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Adelaide VC: small-group learning is the key to success

Warren Bebbington says it is not surprising that students are unhappy with their experience at Australian universities. The University of Adelaide

Overcrowded Australian universities must find a way to promote small-group learning if they are to revive education standards, says the incoming vice-chancellor at the University of Adelaide.

In his inaugural address, to be delivered tonight, Warren Bebbington says few campuses have grown to accommodate soaring enrolments. Meanwhile, pressure to climb the university ranking tables has diverted attention away from teaching to research, “for most such tables rank research rather than teaching, which they cannot seem to measure directly”.

“Not surprisingly, students are unhappy with their experience, expressing in the national Course Experience Questionnaires and other surveys often modest levels of overall satisfaction,” Professor Bebbington says.

“Fundamentally, we need to affirm the vital importance of small-group learning and close encounter with a teacher in high-quality university learning. By this I mean finding a place in our courses for the self-renewing, open-ended collaboration Wilhelm von Humboldt described — the oral seminar or interactive group encounter where students take part in content design, peer assessment, and quality evaluation and where the teacher is a guide and partner rather than a lecturer.”

More than one million students are enrolled at Australian universities across the country, and the number is set to rise following a move by the Federal Government this year to uncap places. Under the new “demand-driven system”, universities will receive funding for as many students as they can enrol.

The average student-to-staff ratio is 20:1, and classes of 1,000 or even 1,500 students are not unknown in first-year subjects, Professor Bebbington says.

The former Deputy Vice-Chancellor of University Affairs at Melbourne University says it is crucial that universities recapture the excitement of discovery in undergraduate programs: “There should be some chance even for the first-year undergraduate to experience learning through independent inquiry and sharing their findings in a small group.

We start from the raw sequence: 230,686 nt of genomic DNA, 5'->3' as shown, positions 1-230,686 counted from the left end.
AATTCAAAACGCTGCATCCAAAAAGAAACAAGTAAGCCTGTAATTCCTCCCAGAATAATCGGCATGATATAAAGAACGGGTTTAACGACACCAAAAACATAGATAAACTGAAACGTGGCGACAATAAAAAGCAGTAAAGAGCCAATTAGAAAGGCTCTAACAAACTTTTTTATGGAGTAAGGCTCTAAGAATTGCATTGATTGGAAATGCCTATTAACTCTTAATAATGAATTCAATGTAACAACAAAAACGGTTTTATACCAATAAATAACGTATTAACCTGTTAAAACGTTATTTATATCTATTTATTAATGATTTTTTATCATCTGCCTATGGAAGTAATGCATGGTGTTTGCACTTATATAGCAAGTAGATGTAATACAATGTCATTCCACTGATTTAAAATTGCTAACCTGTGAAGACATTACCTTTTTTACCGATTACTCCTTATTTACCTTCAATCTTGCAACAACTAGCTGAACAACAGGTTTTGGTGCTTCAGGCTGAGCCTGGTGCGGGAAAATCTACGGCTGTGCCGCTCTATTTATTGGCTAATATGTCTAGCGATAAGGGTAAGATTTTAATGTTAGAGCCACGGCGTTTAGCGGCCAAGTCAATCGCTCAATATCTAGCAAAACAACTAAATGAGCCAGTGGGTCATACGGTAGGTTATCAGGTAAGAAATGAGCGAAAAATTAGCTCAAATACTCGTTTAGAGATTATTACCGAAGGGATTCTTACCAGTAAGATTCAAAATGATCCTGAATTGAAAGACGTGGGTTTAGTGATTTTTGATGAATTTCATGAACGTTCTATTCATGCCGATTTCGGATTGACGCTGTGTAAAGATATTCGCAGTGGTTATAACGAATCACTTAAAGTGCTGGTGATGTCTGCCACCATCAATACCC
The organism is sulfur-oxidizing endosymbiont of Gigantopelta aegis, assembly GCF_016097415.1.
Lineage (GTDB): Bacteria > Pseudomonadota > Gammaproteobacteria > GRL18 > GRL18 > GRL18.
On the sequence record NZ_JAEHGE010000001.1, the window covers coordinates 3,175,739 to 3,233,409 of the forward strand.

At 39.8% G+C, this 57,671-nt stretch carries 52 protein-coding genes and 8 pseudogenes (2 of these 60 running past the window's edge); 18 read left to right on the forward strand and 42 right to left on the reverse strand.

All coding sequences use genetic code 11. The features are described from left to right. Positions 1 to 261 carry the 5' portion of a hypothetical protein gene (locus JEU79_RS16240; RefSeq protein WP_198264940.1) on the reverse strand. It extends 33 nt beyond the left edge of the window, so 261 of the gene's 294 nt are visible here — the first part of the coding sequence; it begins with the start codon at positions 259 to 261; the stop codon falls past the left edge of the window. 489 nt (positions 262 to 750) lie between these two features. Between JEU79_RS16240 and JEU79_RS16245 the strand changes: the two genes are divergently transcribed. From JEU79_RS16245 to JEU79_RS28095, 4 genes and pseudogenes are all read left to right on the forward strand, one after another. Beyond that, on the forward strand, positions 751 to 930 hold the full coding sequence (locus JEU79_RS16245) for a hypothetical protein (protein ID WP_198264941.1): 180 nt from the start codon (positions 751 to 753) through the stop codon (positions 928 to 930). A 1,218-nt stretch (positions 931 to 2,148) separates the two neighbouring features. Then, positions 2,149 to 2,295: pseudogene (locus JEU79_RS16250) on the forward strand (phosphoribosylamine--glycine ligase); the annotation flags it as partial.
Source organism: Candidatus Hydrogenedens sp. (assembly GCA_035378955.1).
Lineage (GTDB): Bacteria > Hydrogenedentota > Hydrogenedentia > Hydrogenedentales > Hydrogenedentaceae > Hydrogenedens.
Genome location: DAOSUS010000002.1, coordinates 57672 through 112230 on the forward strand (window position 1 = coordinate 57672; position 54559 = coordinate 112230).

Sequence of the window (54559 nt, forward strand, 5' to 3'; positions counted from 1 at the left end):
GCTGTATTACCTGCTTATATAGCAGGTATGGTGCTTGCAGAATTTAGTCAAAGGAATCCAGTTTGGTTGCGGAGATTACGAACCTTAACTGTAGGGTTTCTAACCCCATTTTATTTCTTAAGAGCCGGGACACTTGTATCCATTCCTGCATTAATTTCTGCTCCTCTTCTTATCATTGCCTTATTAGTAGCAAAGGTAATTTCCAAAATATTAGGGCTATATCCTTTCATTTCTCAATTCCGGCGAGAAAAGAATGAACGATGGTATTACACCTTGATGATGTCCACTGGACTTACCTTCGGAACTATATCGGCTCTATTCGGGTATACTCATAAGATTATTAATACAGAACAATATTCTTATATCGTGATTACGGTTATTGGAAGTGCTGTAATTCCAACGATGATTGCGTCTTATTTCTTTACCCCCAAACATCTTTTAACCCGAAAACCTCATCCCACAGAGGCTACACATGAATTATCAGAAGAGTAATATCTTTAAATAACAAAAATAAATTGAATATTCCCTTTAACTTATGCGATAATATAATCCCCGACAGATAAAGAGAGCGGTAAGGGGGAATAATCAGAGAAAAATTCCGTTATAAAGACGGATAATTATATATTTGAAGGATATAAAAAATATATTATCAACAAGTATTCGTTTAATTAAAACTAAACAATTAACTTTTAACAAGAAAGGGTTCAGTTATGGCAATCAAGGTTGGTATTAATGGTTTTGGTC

"Every course needs to contribute in some way to producing independent, critical, tolerant and open-minded thinking.”

Some first-year classes are crammed with up to 1,500 students. AAP/Julian Smith

Universities also need to develop e-learning resources that better support discovery and collaboration, Professor Bebbington says. “Beyond presentation software like PowerPoint we need easily-usable design tools and software that enable interactive discussion environments … These will enrich face-to-face teaching, and enhance flexible learning, improving a university’s ability to cut loose from set class timetables to serve the growing number of students whose work commitments or geographical location prevent them from attendance.

"Inevitably we will also need to intensify academic staff development in teaching, to equip staff with small group, collaborative teaching strategies and new IT skills.”

It is also important that universities share the excitement of discovery with the public, “by more often placing our leading academics on the public lecture podium or in the media to speak of their work”.

No single model is right for all students, Professor Bebbington says. As they move towards 40% participation rates, Australian universities will need to adapt to students of varying aptitudes, achievements and interests. “And in any case, ratios of 8:1 are unlikely to be seen again. How then do we simulate the small cohort experience where it is appropriate in the midst of a diverse, mass enrolment?”

Some universities are already trying to address this - at UC-Santa Barbara, for example, there are dual paths through undergraduate degrees. “Most students choose from amongst majors taught in the customary classes. A smaller group, having met additional entry requirements, take independent work from the outset, working closely with full professors. Santa Barbara calls it ‘graduate school for undergraduates’. It does not let all have a taste of small cohorts, however.

"Elsewhere content from massive open online courses is freeing staff time for closer contact with students.

"Ultimately, governments need to sanction a broader variety of missions from universities, instead of the single, research-intensive mould. Universities elsewhere choose their characteristics based on their location and their environment: in the USA over half the 4,400 degree-granting institutions focus entirely on teaching.

"Australian universities need to be able to choose where they wish to place themselves on the continuum between teaching and research, between transmitting known knowledge and discovering the unknown, between short-term applied and long-term basic research, between cultivating students’ character and deepening their specific expertise, as well as between building international scholarly reputation and building national identity, between serving the professions as they exist and changing their social shape, between partnering with the community and standing apart as its independent critic.”

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